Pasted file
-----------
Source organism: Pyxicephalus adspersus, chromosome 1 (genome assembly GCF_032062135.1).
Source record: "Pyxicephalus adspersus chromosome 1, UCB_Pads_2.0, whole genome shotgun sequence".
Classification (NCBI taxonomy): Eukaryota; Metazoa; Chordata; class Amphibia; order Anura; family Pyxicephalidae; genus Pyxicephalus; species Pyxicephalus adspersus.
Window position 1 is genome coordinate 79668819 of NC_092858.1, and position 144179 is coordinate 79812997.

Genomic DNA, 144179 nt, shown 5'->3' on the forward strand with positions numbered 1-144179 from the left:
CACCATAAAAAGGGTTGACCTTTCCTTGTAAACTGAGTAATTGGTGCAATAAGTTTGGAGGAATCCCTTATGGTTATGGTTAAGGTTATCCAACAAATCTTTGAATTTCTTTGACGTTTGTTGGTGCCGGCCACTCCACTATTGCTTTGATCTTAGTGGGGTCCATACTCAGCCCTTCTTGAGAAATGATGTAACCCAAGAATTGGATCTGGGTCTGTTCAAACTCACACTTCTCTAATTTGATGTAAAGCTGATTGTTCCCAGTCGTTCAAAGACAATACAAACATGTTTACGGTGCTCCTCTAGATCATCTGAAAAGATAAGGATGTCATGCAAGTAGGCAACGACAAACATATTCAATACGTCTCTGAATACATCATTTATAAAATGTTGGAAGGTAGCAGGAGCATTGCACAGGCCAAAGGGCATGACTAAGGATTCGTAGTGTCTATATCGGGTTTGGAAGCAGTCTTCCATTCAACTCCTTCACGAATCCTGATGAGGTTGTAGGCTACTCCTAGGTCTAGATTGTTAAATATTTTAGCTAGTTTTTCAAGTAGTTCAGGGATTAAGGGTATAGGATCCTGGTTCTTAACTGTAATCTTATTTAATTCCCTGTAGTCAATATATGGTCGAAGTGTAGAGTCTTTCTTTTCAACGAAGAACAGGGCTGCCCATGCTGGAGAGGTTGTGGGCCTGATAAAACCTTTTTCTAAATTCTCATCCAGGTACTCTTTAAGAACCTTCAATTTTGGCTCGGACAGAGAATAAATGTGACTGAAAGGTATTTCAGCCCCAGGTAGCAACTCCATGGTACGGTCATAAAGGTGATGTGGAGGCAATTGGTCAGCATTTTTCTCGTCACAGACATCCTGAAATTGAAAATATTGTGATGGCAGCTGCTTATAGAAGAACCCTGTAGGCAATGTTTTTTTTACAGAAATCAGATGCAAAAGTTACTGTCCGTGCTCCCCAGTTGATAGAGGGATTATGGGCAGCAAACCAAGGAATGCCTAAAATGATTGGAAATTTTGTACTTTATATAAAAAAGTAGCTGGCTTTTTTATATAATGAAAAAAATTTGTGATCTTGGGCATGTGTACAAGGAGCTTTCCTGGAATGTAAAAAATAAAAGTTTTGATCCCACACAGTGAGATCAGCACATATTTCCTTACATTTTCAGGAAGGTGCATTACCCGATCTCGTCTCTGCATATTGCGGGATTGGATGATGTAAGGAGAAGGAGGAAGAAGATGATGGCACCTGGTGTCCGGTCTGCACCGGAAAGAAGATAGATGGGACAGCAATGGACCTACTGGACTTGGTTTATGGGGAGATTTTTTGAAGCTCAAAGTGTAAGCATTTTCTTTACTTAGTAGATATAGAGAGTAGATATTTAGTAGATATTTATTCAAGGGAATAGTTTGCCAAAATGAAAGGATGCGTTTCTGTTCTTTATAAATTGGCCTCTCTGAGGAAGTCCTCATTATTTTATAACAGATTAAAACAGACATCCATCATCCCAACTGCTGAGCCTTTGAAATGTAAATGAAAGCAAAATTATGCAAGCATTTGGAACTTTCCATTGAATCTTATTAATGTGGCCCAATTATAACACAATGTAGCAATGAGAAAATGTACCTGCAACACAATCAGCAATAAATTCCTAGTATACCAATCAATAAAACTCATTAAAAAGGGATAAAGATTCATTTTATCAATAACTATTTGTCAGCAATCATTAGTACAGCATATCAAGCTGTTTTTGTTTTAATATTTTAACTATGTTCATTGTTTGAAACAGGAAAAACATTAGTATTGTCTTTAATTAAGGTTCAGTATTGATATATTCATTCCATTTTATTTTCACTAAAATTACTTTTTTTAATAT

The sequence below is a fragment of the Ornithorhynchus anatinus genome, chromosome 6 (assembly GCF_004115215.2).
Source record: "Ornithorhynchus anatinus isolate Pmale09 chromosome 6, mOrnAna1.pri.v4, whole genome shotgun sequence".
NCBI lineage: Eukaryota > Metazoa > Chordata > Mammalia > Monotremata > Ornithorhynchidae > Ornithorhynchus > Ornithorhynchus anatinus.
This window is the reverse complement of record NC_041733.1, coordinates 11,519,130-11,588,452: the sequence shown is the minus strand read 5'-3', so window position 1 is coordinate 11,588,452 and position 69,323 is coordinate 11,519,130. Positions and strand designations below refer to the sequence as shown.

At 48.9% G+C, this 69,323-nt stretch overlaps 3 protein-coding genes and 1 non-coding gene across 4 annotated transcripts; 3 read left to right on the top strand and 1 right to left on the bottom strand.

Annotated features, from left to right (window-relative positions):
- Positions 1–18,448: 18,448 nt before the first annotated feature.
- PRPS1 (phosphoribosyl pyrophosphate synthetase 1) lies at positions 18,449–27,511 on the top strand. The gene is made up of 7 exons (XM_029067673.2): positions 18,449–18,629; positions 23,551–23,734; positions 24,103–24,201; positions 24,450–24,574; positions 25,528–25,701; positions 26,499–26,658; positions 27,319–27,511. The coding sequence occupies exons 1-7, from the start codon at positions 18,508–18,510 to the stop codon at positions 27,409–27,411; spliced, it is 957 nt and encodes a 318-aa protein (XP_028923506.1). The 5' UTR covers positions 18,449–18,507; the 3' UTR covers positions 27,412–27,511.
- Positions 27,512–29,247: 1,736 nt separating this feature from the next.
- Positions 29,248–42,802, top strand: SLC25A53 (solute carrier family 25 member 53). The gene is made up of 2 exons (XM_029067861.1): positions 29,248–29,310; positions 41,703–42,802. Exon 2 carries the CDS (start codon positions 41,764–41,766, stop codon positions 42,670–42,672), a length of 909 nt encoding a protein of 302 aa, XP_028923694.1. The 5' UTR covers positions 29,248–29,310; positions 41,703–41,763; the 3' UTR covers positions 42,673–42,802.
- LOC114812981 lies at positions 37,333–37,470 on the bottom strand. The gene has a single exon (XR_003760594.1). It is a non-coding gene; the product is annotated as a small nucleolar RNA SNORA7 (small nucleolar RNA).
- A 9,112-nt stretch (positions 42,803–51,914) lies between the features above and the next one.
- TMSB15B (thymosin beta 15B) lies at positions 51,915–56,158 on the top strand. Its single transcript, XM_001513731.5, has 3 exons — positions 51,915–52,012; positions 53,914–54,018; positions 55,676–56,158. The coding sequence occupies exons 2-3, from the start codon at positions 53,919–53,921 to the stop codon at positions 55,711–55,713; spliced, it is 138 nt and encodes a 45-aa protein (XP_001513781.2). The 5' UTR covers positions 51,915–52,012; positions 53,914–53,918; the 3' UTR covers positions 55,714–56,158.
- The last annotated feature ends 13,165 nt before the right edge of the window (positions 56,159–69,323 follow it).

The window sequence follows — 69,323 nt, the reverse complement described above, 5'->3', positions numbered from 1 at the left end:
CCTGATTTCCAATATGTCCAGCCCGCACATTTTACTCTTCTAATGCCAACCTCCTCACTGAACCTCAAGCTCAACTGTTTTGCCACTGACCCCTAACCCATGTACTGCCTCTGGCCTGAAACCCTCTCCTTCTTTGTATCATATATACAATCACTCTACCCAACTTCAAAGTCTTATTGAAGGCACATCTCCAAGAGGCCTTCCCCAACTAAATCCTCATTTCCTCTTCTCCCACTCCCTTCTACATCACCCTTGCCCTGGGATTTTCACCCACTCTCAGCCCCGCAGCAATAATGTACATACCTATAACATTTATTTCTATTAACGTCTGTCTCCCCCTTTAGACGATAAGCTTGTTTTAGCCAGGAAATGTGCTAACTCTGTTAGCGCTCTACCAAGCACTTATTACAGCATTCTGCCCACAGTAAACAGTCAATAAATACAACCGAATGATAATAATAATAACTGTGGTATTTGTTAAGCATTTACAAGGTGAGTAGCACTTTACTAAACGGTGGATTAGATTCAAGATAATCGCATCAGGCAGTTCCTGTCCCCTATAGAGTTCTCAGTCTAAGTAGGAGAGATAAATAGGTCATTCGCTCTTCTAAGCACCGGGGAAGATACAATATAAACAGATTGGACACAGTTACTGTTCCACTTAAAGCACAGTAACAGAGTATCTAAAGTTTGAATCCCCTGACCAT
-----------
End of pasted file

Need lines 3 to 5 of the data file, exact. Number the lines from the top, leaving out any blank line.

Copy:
Classification (NCBI taxonomy): Eukaryota; Metazoa; Chordata; class Amphibia; order Anura; family Pyxicephalidae; genus Pyxicephalus; species Pyxicephalus adspersus.
Window position 1 is genome coordinate 79668819 of NC_092858.1, and position 144179 is coordinate 79812997.

Genomic DNA, 144179 nt, shown 5'->3' on the forward strand with positions numbered 1-144179 from the left: